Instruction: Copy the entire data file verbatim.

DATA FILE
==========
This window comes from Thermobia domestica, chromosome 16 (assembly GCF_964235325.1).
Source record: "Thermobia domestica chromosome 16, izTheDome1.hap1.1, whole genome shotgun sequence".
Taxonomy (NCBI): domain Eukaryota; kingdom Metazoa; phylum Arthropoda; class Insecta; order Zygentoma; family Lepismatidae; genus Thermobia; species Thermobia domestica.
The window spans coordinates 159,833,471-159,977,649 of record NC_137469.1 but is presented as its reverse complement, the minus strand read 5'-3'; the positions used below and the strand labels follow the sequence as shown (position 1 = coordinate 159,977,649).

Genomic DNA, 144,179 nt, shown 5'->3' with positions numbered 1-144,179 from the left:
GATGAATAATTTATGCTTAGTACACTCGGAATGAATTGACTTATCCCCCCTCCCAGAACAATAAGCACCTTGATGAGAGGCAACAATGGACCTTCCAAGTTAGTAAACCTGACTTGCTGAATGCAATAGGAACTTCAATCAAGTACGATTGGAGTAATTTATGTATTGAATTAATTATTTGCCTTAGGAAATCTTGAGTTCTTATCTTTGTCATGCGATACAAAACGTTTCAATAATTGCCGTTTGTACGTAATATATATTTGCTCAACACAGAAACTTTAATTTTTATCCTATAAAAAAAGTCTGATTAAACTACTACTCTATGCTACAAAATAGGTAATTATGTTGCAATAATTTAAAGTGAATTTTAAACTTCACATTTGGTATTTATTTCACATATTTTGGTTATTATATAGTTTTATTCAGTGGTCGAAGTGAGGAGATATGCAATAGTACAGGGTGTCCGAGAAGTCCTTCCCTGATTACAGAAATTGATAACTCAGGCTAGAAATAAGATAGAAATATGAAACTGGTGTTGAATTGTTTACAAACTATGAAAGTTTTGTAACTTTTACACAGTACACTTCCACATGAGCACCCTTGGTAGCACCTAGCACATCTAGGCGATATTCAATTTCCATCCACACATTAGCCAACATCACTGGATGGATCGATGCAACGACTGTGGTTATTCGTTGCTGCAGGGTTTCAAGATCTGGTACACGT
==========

This window comes from Thermobia domestica, chromosome 16 (assembly GCF_964235325.1).
Source record: "Thermobia domestica chromosome 16, izTheDome1.hap1.1, whole genome shotgun sequence".
Taxonomy (NCBI): domain Eukaryota; kingdom Metazoa; phylum Arthropoda; class Insecta; order Zygentoma; family Lepismatidae; genus Thermobia; species Thermobia domestica.
The window spans coordinates 159,833,471-159,977,649 of record NC_137469.1 but is presented as its reverse complement, the minus strand read 5'-3'; the positions used below and the strand labels follow the sequence as shown (position 1 = coordinate 159,977,649).

Genomic DNA, 144,179 nt, shown 5'->3' with positions numbered 1-144,179 from the left:
GATGAATAATTTATGCTTAGTACACTCGGAATGAATTGACTTATCCCCCCTCCCAGAACAATAAGCACCTTGATGAGAGGCAACAATGGACCTTCCAAGTTAGTAAACCTGACTTGCTGAATGCAATAGGAACTTCAATCAAGTACGATTGGAGTAATTTATGTATTGAATTAATTATTTGCCTTAGGAAATCTTGAGTTCTTATCTTTGTCATGCGATACAAAACGTTTCAATAATTGCCGTTTGTACGTAATATATATTTGCTCAACACAGAAACTTTAATTTTTATCCTATAAAAAAAGTCTGATTAAACTACTACTCTATGCTACAAAATAGGTAATTATGTTGCAATAATTTAAAGTGAATTTTAAACTTCACATTTGGTATTTATTTCACATATTTTGGTTATTATATAGTTTTATTCAGTGGTCGAAGTGAGGAGATATGCAATAGTACAGGGTGTCCGAGAAGTCCTTCCCTGATTACAGAAATTGATAACTCAGGCTAGAAATAAGATAGAAATATGAAACTGGTGTTGAATTGTTTACAAACTATGAAAGTTTTGTAACTTTTACACAGTACACTTCCACATGAGCACCCTTGGTAGCACCTAGCACATCTAGGCGATATTCAATTTCCATCCACACATTAGCCAACATCACTGGATGGATCGATGCAACGACTGTGGTTATTCGTTGCTGCAGGGTTTCAAGATCTGGTACACGT